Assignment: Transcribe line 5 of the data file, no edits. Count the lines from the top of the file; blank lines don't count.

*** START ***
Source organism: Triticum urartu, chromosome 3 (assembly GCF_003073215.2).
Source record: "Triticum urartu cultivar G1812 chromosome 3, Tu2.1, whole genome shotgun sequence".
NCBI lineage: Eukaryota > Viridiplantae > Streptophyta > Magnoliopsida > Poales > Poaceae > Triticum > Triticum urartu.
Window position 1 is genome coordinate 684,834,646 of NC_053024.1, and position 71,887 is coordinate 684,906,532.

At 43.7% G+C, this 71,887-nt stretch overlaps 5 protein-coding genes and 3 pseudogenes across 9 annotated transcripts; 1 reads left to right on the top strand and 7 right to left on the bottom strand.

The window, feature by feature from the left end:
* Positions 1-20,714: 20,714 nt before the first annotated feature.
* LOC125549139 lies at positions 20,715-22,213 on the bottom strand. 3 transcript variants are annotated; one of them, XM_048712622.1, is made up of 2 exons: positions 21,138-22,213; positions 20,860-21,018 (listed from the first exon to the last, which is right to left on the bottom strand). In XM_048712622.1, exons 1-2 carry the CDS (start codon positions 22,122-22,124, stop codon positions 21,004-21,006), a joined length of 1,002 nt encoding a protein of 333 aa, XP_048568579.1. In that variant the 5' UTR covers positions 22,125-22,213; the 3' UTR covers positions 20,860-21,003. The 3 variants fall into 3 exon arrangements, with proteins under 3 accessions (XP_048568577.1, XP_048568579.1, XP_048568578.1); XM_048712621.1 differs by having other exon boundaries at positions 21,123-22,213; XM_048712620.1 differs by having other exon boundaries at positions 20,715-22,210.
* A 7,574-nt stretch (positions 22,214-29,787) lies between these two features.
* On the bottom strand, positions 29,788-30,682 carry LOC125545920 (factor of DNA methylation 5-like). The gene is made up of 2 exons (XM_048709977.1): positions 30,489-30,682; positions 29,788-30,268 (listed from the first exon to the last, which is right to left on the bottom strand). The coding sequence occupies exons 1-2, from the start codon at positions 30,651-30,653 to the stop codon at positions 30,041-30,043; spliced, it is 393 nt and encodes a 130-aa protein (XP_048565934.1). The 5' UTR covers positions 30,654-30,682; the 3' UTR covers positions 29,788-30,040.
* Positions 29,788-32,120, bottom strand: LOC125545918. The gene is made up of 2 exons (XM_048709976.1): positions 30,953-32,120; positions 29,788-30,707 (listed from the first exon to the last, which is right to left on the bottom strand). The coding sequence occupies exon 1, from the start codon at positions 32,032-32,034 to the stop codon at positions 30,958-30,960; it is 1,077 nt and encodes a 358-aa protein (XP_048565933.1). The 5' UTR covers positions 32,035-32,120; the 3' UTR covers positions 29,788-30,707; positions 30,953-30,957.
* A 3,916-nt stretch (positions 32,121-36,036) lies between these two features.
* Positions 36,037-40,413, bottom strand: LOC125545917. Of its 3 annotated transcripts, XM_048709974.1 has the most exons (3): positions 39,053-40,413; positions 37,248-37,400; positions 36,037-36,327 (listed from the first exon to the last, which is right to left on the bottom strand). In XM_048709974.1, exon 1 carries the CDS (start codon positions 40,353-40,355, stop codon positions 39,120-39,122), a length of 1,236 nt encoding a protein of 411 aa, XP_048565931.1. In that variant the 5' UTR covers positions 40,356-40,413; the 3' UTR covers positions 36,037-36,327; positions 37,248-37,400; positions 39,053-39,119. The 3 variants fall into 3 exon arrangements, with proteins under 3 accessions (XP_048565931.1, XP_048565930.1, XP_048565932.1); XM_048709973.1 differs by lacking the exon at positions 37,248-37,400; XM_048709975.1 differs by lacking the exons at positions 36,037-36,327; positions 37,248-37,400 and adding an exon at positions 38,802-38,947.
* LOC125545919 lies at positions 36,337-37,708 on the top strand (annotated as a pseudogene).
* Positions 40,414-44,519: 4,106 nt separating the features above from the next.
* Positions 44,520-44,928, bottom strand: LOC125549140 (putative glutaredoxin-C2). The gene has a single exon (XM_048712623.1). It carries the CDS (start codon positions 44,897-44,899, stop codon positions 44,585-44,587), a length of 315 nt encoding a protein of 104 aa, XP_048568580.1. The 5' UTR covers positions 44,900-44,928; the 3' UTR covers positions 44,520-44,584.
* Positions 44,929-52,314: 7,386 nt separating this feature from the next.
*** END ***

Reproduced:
At 43.7% G+C, this 71,887-nt stretch overlaps 5 protein-coding genes and 3 pseudogenes across 9 annotated transcripts; 1 reads left to right on the top strand and 7 right to left on the bottom strand.